The Best Aquaman Comics that you MUST Read!

Aquaman best stories

If you are a fan of superheroes, whether it’s through the comics or the motive and TV adaptations, you are probably well aware of how Aquaman is perceived in the mainstream: an incapable hero, someone who is useless when he is not in the water and a less cool character than the likes of Flash, Superman or Batman. This is mostly a reaction from the character’s iteration in the classic Super Friends show, with Arthur Curry riding a seahorse and all the memes that has generated, but it is doing him a massive disservice.

DC Comics has never been extremely consistent in terms of how to portray the character, but there are a lot of memorable and enjoyable Aquaman stories in the comics that don’t get the attention and credit they deserve for putting the King of Atlantis in a much more positive light. So what do we do here in those situations? A ranking, of course!

In this article, we will give you eleven of the best Aquaman comics and graphic novels that are worth your time and will give you a much different perspective about one of the most underrated characters in comic book history. Let’s get started!

The Best Aquaman Comics that you MUST read:

11. Flashpoint: Emperor Aquaman

The 2011 Flashpoint event was, for better or worse, a game-changer for DC Comics. Arguably the Flash’s most known and popular storyline, Barry Allen uses his powers to go back to the past and save his mother from being murdered–he succeeds, but he ends up changing the entire timeline radically and this affects the destinies and personalities of a lot of characters we know and love, including Aquaman.

In this timeline, Arthur Curry and Diana, also known as Wonder Woman and the princess of the Amazons, were going to get married, bringing peace to both Atlantis and Themyscira. However, tragic events unfold and a war starts between these two sides, which results in the entire world being consumed by the conflict and fall apart as a direct ramification of this.

Aquaman usually has the misfortune of playing second fiddle in these big events, but this time around, benefitting from an alternate timeline, allows us to see the King of Atlantis in a main role and engaging in an all-out war with his people by his side. This is not the heroic Arthur we are familiar with–this is a violent, rugged and gritty Aquaman that wants blood and has no qualms in taking lives to get his revenge.

If you want to get to know the classic Aquaman, this is not the story for you, but it does give you a better understanding of what he is capable of when he is not holding back due to his moral code.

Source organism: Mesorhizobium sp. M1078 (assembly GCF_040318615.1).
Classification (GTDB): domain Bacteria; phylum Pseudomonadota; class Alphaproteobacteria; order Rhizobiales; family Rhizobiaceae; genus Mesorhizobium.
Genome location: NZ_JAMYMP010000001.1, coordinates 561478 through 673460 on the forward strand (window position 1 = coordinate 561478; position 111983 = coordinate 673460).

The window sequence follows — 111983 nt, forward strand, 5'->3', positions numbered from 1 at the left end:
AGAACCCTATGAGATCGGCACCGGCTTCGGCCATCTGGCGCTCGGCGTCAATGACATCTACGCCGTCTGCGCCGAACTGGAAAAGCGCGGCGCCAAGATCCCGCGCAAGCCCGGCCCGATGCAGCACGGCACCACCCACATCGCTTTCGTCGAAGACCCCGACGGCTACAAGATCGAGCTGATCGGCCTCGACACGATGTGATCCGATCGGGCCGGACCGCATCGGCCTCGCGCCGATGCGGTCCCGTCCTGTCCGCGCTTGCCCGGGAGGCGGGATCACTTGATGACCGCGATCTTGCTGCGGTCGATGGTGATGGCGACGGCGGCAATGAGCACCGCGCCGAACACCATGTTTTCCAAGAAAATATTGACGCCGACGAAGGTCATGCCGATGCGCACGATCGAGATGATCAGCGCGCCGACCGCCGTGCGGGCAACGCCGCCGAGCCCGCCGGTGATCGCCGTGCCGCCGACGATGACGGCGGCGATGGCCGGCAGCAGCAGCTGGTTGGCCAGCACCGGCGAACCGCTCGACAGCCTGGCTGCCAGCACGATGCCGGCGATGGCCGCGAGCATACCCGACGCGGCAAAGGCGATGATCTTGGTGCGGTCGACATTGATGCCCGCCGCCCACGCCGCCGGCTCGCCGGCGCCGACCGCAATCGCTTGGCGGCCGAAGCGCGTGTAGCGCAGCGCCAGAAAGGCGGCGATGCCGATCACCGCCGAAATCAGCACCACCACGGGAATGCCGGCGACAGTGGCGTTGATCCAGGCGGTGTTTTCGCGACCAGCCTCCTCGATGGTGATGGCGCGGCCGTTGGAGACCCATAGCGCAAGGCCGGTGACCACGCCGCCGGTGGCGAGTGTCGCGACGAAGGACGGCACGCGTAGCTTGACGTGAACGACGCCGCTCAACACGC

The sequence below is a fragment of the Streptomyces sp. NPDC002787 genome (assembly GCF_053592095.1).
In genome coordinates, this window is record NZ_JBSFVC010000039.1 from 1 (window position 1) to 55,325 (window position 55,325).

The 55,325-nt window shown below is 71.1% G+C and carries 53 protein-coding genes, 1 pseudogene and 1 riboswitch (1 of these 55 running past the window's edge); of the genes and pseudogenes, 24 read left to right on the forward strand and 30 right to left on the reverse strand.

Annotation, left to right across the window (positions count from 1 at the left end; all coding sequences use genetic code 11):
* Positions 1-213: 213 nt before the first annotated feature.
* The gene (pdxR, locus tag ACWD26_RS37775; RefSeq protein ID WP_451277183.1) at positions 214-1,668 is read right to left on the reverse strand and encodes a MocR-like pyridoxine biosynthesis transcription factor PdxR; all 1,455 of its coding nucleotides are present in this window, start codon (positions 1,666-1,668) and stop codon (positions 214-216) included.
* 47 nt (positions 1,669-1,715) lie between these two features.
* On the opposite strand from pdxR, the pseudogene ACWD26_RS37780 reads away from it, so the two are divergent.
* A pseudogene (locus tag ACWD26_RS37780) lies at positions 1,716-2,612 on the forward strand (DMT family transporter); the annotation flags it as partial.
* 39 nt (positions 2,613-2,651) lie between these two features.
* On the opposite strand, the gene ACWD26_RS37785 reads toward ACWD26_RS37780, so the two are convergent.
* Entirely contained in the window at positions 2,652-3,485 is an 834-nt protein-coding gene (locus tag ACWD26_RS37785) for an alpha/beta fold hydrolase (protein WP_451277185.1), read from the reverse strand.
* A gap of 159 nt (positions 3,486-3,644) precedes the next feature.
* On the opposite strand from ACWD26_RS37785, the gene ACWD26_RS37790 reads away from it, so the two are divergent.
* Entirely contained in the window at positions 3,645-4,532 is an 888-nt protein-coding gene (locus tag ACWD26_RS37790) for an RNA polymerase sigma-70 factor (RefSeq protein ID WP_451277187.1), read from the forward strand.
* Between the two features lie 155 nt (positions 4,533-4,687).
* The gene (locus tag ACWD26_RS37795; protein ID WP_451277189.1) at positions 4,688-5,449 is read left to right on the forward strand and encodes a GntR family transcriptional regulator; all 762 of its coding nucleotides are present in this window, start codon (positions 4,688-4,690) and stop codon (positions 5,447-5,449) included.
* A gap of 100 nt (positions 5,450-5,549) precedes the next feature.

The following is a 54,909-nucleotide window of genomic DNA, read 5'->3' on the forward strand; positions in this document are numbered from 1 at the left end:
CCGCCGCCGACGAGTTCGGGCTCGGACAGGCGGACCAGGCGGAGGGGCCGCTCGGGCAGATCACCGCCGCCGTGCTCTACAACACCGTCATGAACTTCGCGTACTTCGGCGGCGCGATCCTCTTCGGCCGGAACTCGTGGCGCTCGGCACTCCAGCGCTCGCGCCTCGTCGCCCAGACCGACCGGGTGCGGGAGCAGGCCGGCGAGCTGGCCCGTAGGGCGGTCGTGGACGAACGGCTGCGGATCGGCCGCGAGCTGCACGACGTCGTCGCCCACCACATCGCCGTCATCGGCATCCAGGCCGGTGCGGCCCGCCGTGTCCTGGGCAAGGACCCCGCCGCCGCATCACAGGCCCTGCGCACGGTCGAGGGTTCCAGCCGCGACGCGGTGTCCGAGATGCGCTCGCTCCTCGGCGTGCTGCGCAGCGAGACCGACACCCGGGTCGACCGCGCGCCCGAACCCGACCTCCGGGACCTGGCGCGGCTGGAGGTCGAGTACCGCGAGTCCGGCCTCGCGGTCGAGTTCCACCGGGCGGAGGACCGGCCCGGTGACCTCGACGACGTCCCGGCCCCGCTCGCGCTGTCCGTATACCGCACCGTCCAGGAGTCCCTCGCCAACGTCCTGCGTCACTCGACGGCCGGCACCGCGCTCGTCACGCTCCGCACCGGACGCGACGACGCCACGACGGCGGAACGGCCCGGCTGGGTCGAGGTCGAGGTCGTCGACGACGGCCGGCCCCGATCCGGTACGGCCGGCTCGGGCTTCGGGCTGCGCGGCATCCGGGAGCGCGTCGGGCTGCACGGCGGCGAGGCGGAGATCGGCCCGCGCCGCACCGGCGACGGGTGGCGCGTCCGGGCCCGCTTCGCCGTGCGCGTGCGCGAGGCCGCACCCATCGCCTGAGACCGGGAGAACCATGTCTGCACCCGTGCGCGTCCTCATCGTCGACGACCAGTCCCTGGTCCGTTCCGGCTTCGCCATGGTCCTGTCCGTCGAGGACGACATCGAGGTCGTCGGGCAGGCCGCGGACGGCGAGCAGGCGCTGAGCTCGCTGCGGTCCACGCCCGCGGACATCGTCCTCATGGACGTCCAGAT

10. The Atlantis Chronicles.

A 1990 miniseries spawning seven issues written by Peter David (a major player in the development of Aquaman in the 90s), this comic has the caveat of not actually featuring the Aquaman, but the events here play a big role in David’s run for the coming decade, so you could benefit from reading this miniseries if you want to read said run.

Worldbuilding when it comes to the city of Atlantis has always been quite complicated with DC Comics, but David made a very interesting decision here by writing a graphic novel about the history of Atlantis since its foundation and a lot of different events that molded it, serving as the groundwork for what he was going to do with Arthur in the near future.

If you want to get to know a lot more about the world Aquaman is a part of, then this comic is absolutely perfect for you and it is also a nice change of pace from the typical superhero comics that you might get from DC.

The Hardcover is a nice option for this story. You may find it in Amazon at a reasonable price.

9. Out Of Darkness.

I wouldn’t say that this is a better storyline than the first two, but considering that this one does feature the Arthur Curry we all know and is a clearer representation of who the character is, I thought it should go a bit higher.

It’s the final New 52 storyline, which was a very fruitful period for Aquaman, where the King of Atlantis and his love interest and partner, Mera, have to deal with a monster that can use Hydro-Teleportation, which is as deadly as you can imagine. It is a very challenging test for Aquaman and a very nice way to end what was arguably the best period of the character’s history.

Dan Abnett is one of those comic book writers that are never going to get the credit they deserve, but he makes a great job portraying Arthur here and the story has a nice pacing, great action fights, and overall a feel that is faithful to the character’s ethos.

8. Sword Of Atlantis.

A lot of people don’t know this, but there was a period in the mid-2000s where Arthur Curry, the Aquaman everybody knows, was dead and his replacement was… Arthur Joseph Curry. I know, it doesn’t sound very convincing, but the series is quite good, though!